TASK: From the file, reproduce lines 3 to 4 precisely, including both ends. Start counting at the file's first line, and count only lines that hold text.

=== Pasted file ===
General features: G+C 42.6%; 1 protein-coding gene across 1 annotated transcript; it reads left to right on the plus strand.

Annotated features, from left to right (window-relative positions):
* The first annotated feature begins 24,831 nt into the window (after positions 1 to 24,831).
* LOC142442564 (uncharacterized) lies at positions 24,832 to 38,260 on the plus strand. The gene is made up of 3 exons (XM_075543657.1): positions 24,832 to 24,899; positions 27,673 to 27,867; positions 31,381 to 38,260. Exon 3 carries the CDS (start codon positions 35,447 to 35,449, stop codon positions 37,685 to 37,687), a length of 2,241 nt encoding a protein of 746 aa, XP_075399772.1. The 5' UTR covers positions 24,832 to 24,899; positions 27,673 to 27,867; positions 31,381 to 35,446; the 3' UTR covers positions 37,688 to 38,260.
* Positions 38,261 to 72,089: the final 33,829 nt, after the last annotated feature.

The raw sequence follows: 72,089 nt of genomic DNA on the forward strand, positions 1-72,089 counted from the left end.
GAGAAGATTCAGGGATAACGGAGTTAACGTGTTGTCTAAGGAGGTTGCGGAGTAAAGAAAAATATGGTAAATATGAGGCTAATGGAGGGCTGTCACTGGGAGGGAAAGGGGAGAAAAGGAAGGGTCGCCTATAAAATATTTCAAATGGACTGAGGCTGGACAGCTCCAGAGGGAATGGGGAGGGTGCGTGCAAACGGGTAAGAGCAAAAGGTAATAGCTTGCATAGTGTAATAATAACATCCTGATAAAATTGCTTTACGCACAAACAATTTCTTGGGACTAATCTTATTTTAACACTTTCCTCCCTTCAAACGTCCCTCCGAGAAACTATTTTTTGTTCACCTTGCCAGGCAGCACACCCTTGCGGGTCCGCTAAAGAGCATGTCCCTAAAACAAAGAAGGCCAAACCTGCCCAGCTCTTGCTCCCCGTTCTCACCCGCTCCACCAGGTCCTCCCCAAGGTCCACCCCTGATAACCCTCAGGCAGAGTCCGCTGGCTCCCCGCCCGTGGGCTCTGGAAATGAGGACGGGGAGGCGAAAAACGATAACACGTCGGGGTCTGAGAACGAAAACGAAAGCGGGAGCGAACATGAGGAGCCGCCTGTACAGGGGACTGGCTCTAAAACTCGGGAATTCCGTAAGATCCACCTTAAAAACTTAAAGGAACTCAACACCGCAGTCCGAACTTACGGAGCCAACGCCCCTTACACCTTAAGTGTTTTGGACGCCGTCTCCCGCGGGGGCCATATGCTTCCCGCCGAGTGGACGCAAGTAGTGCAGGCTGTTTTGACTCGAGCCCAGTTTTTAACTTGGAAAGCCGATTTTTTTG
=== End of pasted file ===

* The first annotated feature begins 24,831 nt into the window (after positions 1 to 24,831).
* LOC142442564 (uncharacterized) lies at positions 24,832 to 38,260 on the plus strand. The gene is made up of 3 exons (XM_075543657.1): positions 24,832 to 24,899; positions 27,673 to 27,867; positions 31,381 to 38,260. Exon 3 carries the CDS (start codon positions 35,447 to 35,449, stop codon positions 37,685 to 37,687), a length of 2,241 nt encoding a protein of 746 aa, XP_075399772.1. The 5' UTR covers positions 24,832 to 24,899; positions 27,673 to 27,867; positions 31,381 to 35,446; the 3' UTR covers positions 37,688 to 38,260.